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June 11, 1927


JAMA. 1927;88(24):1894. doi:10.1001/jama.1927.02680500036017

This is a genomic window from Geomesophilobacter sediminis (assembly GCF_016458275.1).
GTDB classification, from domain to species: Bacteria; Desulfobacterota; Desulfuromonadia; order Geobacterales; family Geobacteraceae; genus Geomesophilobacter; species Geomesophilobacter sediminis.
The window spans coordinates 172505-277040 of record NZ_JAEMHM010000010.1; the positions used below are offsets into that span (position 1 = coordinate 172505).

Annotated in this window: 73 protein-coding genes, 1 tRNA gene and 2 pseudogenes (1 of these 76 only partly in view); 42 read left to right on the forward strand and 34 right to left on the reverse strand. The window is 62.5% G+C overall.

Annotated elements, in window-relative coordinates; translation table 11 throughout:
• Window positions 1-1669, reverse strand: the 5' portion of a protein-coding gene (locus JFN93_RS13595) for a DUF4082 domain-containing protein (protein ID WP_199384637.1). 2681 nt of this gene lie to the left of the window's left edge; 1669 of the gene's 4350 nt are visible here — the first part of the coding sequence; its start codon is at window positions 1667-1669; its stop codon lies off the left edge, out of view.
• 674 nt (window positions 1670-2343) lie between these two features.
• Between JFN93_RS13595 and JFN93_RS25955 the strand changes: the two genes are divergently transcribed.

The study of the function of muscle has experienced many vicissitudes during the past century. This is due in part to the inevitable circumstance that our knowledge of certain fundamental processes associated with the phenomena of contraction has been of slow development. Thus, without a better understanding of the underlying principles of energy transformation, the dynamics of muscular performance could not be adequately interpreted. In part, progress has been delayed by the changing interests that diverted the minds of investigators from one aspect to another. At one time metabolism and the related phenomena have been regarded primarily from the energetic standpoint; at another, more purely chemical considerations have held sway. A recent writer has remarked that of late years the latter have come more to the front as a reaction against the partiality of which the defenders of the purely energetic or caloric theory of metabolism had been guilty. In